News

The literary life of a scientist


19 May 2010

I found a job as a post-doctorate researcher at the University of Sydney a few weeks after I first arrived in Australia. On my third day at work, I took the train from the suburb of Pennant Hills in the northwest of Sydney to Redfern station, a five-minute walk from the campus. I arrived at Redfern just after nine in the morning and walked out of the station into Lawson Street, among a small and colourful crowd of students with knapsacks, dog-eared books, torn trousers and quiet ambition.

So began the Sydney chapters of Abbas El-Zein's life, a period which has seen him oscillate between his love of maths and literature to become an accomplished Associate Professor at the Faculty of Engineering and Information Technologies and an award-winning literary writer.

Associate Professor El-Zein has won the Community Relations Commission prize at the NSW Premier's Literary Awards for his memoir Leave To Remain (Queensland University Press). The book traverses an early life in war-torn Lebanon, a nine-year stint in Europe, emigration to Sydney and return visits to his home town of Beirut. It reads as a meditation on war, displacement and identity.

Tossing up between science and literature as a school student in 1970s Beirut, Associate Professor El-Zein chose the latter, partly because those around him wanted him to embrace a stable career path.

"People would tell you 'you'd be mad to pursue a career in literature, or even humanities, if you can avoid it, because it's very risky'," he says. "I loved mathematics but it's hard to tell whether I would make the same choice today."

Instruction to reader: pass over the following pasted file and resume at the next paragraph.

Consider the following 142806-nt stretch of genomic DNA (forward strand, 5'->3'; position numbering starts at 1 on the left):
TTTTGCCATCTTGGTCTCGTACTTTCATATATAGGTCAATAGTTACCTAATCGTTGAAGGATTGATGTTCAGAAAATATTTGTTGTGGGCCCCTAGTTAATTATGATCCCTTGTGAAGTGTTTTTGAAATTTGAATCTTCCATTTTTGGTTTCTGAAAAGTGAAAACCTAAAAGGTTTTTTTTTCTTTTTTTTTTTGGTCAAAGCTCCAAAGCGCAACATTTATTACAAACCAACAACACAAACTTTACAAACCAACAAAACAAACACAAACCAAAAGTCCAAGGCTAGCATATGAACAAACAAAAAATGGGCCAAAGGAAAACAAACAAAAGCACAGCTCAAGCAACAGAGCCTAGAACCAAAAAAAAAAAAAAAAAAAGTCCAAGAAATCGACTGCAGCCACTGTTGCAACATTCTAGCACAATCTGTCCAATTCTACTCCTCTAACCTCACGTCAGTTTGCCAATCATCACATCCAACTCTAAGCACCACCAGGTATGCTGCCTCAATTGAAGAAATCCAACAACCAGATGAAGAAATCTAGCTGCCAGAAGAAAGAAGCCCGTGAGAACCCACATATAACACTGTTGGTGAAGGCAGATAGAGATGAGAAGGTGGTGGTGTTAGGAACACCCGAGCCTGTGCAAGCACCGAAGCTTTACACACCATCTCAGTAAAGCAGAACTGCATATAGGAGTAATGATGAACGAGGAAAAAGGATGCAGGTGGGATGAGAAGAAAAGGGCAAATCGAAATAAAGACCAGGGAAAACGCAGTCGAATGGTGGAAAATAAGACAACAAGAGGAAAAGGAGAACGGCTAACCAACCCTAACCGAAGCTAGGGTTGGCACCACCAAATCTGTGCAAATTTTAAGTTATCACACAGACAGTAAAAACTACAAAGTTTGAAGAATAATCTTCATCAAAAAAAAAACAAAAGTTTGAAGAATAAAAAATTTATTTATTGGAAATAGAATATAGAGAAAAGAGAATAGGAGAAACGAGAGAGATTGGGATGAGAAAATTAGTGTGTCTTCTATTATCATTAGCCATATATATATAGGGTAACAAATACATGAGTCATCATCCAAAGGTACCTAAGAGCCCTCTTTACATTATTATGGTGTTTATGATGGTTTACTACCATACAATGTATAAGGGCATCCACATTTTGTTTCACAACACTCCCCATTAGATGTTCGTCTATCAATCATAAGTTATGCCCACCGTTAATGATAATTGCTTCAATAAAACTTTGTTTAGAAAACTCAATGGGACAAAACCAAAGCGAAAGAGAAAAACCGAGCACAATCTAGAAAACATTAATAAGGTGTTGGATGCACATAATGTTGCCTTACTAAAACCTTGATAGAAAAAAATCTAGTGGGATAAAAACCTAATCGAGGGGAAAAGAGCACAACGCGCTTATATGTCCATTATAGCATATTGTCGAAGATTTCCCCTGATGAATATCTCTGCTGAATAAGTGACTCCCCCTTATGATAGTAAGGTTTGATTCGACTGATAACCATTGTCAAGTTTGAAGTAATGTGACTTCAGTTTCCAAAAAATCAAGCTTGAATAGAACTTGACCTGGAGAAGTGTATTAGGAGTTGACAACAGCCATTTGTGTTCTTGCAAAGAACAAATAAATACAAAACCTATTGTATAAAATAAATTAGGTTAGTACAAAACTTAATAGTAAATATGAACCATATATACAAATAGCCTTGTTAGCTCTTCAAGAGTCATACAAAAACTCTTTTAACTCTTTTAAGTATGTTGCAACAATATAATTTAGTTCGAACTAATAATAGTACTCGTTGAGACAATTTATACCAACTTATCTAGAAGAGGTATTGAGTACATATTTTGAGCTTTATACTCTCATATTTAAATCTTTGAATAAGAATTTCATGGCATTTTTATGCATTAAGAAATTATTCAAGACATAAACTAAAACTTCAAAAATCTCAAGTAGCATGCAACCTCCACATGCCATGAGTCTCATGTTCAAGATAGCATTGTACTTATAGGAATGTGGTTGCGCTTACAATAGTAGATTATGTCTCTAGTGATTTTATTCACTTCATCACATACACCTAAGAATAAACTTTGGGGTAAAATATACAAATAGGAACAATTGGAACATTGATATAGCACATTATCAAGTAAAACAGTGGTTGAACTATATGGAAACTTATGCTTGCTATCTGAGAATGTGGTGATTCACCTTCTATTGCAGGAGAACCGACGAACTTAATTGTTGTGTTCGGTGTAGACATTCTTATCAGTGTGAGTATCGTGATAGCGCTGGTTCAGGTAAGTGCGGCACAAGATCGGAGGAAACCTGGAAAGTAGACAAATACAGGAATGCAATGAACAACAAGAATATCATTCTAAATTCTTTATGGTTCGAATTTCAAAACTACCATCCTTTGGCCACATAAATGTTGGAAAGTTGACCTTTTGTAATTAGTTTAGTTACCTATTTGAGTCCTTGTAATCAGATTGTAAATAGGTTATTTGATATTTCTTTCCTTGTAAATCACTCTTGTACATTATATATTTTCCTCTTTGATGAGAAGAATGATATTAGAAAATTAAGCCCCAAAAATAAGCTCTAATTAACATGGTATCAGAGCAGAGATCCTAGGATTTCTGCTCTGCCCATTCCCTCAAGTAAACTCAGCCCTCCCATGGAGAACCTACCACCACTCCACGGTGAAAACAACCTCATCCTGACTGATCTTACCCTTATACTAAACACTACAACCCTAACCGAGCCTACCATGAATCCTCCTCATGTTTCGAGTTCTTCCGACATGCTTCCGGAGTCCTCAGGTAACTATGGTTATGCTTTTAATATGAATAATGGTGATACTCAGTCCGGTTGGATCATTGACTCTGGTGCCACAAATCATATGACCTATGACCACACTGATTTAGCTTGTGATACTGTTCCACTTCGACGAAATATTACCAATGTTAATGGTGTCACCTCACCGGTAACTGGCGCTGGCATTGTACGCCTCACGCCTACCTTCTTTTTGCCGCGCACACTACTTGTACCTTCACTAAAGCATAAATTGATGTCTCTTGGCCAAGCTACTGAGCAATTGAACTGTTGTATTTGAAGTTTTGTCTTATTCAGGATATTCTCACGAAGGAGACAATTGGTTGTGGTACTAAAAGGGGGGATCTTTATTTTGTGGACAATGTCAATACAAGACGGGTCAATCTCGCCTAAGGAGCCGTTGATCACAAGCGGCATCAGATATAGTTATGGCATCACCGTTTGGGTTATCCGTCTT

Associate Professor El-Zein's academic career has, among other achievements, seen him publish in the likes of the International Journal of the Numerical Methods in Engineering and the British Medical Journal on mathematical modelling, the environment and climate change. He devotes most early mornings - from 6am until around 7.30am - to writing literature.

"There are subtle affinities between the two," he says. "Both involve writing creatively and thinking critically about the world. If I had a job outside the university, the affinities would probably not be there."

And whether he's writing an academic paper or a book, continuity is important.

"It's not just about how much time you put in every day. It's the extent to which it stays with you during the day. You have to let it dwell in your mind, turn it into an obsession of a sort. This is more the case for literary writing but also true, to some extent, with academic research."

Leave to Remain is Associate Professor El-Zein's second published literary work. His novel Tell the Running Water (Sceptre) was published in 2001. The writer - who counts JM Coetzee, Michael Ondaatje and David Malouf among his contemporary favourites - is currently working on a collection of short stories.


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